WASHINGTON — When Sgt. Maj. Thomas Payne and Master Sgt. Earl Plumlee received the nation’s highest military valor award, they joined a select group of Soldiers who earned the Medal of Honor while on active duty.
Now the recipients have taken the responsibility of representing the Army while also helping draw interest of potential recruits to the service.
Plumlee and Payne attended the Congressional Medal of Honor Society’s 2023 Citizen Honors Awards on March 25, which recognized fellow recipients and other service members.
“I feel like wherever I go I represent the Army even more so than before,” Plumlee said during the event that commemorated National Medal of Honor Day in Pentagon City. “I think it does come with that obligation to hold yourself to a slightly higher standard of conduct but it’s that beautiful burden.”
“You’re constantly representing the Army and the United States,” Payne said. “Anytime our boots hit the ground, we’re ambassadors of the American way of life, and it’s an honor and privilege to take the fight and crush the enemy when we have to.”
On Aug. 28, 2013, Plumlee and fellow Green Berets successfully defended a forward operating base from an insurgent attack. His bravery first earned him the Silver Star which was later upgraded.
Plumlee said he now embraces his role as a Medal of Honor recipient after initially being reluctant to step into the national spotlight. Plumlee said in 2021 said he did not want to take attention from his elite unit of Green Berets.
On Dec. 16, 2021, President Biden awarded Plumlee the Medal in the White House’s East Room. Plumlee deployed shortly after the week of ceremonies honoring his actions.
Following his reception of the Medal of Honor, Plumlee later returned to his home state of Oklahoma in October 2022 during at outreach tour where he spoke to potential Army recruits at different schools. Plumlee also attended the Oklahoma State University homecoming game.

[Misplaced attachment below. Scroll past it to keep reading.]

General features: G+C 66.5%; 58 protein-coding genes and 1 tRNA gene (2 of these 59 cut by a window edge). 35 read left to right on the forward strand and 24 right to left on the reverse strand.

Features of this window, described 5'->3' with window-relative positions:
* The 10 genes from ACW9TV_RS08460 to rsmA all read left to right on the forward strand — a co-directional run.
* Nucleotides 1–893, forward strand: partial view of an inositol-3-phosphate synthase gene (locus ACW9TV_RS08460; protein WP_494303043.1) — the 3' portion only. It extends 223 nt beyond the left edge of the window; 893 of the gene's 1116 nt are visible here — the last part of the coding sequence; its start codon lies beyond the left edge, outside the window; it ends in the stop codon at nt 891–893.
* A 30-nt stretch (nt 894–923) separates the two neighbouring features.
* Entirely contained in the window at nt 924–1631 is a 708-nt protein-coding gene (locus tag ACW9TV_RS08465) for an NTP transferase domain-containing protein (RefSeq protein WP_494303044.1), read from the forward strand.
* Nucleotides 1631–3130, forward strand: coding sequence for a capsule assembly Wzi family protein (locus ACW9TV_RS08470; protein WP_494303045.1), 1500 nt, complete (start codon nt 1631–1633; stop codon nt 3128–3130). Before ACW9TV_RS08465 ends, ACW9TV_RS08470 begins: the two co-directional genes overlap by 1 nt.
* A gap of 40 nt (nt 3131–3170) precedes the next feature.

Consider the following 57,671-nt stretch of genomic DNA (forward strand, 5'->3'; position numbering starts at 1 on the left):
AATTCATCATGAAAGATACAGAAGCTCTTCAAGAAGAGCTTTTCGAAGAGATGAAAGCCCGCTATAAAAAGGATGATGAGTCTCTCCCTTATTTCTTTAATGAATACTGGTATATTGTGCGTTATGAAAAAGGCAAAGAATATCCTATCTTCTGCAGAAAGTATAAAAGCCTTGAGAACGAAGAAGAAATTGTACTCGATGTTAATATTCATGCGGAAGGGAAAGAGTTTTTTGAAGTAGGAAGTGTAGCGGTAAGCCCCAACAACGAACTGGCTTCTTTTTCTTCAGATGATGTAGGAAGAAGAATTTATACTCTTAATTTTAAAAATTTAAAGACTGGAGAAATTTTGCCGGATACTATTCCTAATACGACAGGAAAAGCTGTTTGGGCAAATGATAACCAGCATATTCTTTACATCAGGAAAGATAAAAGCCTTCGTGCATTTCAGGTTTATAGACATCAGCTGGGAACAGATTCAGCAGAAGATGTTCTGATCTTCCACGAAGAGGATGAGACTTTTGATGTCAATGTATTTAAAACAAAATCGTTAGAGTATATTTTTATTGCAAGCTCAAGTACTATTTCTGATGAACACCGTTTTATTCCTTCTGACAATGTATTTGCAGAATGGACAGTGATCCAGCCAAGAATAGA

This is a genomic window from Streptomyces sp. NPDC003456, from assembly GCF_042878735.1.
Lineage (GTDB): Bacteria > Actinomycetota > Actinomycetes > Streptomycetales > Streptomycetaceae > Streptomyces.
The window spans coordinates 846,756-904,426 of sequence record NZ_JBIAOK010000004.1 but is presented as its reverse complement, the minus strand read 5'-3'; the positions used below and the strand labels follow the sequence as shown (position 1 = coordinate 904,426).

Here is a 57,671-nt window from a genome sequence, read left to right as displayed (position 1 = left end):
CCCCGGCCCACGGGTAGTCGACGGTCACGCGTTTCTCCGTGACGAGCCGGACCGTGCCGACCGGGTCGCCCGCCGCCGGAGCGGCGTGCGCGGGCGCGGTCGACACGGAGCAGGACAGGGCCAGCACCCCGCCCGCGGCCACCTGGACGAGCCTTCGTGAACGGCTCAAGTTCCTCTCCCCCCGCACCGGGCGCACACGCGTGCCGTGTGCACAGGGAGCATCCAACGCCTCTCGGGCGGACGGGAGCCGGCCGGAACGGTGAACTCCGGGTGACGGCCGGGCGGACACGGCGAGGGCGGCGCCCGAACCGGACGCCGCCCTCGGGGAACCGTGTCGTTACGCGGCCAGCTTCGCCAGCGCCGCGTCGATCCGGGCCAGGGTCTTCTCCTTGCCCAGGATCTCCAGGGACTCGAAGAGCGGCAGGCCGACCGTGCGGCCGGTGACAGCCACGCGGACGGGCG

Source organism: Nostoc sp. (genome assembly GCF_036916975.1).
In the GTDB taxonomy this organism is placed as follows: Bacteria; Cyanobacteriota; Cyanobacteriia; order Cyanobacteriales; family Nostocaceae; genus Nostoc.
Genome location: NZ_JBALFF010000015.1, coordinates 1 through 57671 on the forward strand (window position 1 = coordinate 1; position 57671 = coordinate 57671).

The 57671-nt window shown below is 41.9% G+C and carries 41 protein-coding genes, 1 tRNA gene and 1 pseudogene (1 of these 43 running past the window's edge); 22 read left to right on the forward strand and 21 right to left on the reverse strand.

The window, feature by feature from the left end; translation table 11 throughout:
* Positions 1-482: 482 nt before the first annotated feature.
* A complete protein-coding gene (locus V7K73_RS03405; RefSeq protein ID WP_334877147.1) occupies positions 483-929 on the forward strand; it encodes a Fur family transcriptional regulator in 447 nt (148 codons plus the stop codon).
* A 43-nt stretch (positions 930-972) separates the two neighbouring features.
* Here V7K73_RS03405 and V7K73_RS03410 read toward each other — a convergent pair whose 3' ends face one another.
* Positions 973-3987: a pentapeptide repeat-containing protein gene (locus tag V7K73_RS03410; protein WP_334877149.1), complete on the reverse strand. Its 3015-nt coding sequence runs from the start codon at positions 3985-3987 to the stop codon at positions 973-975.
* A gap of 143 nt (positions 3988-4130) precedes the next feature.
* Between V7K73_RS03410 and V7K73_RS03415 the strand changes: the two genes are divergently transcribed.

The Soldier stepped away from his duties as a Green Beret and represented the Special Forces Recruiting Battalion as well as the Army Recruiting Command, based in Fort Knox, Kentucky, to encourage potential recruits to join the Army. After falling short of its recruiting goals in 2022, the Army aims to recruit 65,000 new Soldiers into its ranks in 2023.
“I share with [recruits] how meaningful my service has been to me, how proud I am when I look back at what the country is,” he said.” I’ve played that part of creating the system that we have.”
Payne, who on Oct. 22, 2015 led one of the largest rescue operations in U.S. history to earn the Medal, echoed Plumlee’s sentiments. Payne said he has done some recruiting outreach for the Army, but his duties as an Army Ranger take precedence.
Payne, standing with the Medal adorned around his neck, said that the Army presents a unique profession for recruits providing personal growth and career development.
“If you were to lay out 100 careers for me today, knowing what I know about it now, I would pick this career 100 times over,” Payne said. “I’ve had the honor and privilege to serve with the greatest servicemen that this country has to offer.”
During the 2015 mission, Payne joined a Special Operations Joint Task Force to liberate more than 70 Iraqi prisoners from an Islamic State group prison in Hawija, Iraq.
The South Carolina native enlisted in the Army as an infantry Soldier after graduating high school in 2002. Now he serves as an instructor for Army Special Operations Command at Fort Bragg, North Carolina.
On Sept. 11, 2020, President Trump placed the Medal of Honor upon Payne’s shoulders in a White House ceremony.
“I’ve had the opportunity to serve with the 75th Ranger Regiment … the most elite Soldiers in the United States military,” said Payne, 38. “And they set the foundation of how to be a warrior on the battlefield. And I’m grateful for that leadership and I’m carrying on their legacy … We’re just paving the way forward for the next generation.”
Both Soldiers are nearing the end of their military careers. Plumlee said that he expects to retire within the next two years and take some years off to spend time with his wife and children.
Although Plumlee and Payne have not yet decided on their plans after the Army, they both said they will continue to represent the Army and become productive citizens.
“Just be productive members of society,” Payne said. “We’ll go back to our hometowns, kind of like that Vietnam and World War II generation that coached itself in youth football and baseball. [We’ll] just give back.”
Medal of Honor: Master Sergeant Earl D. Plumlee
Medal of Honor: Sergeant Major Thomas P. Payne